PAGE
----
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Experimental Cancer Drug For Dogs Could Hold Promise For People


Emily, a 10-year-old Portuguese water dog is Laura Kamienski's everything.

When Emily was diagnosed with aggressive brain cancer earlier this year, Laura was devastated.

"I sobbed. I sat in the middle of the exam room and sobbed," recalled Laura Kamienski.

Emily has Glioblastoma and was given just three months to live. It's a tough cancer to treat and options are limited. So Laura enrolled Emily in a new clinical trial at the Virginia-Maryland College of Veterinary Medicine at Virginia Tech.

"That gave me hope," she said, "I said 'I'll do anything'."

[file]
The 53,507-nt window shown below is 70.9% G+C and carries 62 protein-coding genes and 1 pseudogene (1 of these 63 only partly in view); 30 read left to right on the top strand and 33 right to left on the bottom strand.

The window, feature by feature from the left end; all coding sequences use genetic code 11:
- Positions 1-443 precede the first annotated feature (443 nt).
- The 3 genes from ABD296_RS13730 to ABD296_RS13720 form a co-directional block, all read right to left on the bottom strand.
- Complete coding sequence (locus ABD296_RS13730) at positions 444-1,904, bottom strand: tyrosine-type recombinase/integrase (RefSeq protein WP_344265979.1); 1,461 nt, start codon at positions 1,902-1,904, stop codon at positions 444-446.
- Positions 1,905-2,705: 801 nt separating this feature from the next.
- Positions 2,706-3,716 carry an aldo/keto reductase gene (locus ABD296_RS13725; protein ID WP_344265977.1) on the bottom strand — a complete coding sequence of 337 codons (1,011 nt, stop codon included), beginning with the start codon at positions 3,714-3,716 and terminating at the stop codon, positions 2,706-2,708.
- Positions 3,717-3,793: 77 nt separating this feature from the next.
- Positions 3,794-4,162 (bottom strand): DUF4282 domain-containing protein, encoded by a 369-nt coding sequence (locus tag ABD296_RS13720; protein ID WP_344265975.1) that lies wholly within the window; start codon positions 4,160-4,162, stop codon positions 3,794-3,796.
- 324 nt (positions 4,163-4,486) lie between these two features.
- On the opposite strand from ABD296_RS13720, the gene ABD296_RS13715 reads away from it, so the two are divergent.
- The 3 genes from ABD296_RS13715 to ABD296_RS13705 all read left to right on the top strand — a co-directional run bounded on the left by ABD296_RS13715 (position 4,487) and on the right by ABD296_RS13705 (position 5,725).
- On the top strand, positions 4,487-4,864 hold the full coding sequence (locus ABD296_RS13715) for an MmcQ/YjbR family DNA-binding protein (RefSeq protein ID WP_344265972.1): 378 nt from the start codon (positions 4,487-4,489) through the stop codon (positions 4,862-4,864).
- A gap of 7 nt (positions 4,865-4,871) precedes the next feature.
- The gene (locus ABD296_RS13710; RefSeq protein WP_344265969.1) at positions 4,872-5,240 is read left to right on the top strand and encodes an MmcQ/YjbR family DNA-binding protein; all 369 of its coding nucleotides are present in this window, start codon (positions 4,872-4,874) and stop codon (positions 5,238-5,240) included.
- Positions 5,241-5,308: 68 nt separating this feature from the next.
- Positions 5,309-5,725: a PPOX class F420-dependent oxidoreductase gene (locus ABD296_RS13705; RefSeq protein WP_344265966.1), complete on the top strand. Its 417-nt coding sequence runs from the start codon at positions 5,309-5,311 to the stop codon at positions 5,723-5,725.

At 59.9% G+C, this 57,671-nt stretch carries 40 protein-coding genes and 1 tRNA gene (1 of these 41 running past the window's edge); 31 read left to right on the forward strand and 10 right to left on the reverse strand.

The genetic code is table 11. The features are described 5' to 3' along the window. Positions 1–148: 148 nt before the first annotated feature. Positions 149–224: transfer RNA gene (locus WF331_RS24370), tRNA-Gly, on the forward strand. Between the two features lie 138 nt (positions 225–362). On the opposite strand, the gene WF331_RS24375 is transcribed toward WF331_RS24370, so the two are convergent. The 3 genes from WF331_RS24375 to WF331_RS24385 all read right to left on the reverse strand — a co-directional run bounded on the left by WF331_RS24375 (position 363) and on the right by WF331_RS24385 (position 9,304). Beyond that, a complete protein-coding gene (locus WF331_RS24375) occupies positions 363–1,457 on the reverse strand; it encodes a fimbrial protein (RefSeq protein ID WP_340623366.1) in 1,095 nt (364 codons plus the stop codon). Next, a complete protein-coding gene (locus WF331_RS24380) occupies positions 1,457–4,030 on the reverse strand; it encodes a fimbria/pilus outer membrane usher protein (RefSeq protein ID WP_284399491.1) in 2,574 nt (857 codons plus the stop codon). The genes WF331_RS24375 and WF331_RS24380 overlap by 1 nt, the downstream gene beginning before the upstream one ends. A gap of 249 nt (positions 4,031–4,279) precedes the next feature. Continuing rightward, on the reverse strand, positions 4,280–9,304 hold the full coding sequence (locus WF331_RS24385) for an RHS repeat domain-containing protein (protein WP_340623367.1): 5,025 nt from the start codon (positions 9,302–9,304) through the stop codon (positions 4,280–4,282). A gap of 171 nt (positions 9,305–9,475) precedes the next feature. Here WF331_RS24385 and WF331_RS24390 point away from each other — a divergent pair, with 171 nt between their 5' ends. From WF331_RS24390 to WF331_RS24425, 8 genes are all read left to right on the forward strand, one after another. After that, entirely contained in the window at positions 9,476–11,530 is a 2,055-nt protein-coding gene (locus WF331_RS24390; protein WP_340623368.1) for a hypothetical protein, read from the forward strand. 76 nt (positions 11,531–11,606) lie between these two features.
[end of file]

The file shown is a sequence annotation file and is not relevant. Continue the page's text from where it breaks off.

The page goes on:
A drug is injected directly into the tumor, getting right to the cancer while leaving healthy brain tissue undamaged.

"We watch the entire treatment on MRI. So we can watch the drug cover the tumor. And so we know we've achieved the treatment goals of actually targeting all the cancer cells," explained Dr. John Rossmeisl, Professor Neurology and Neurosurgery.

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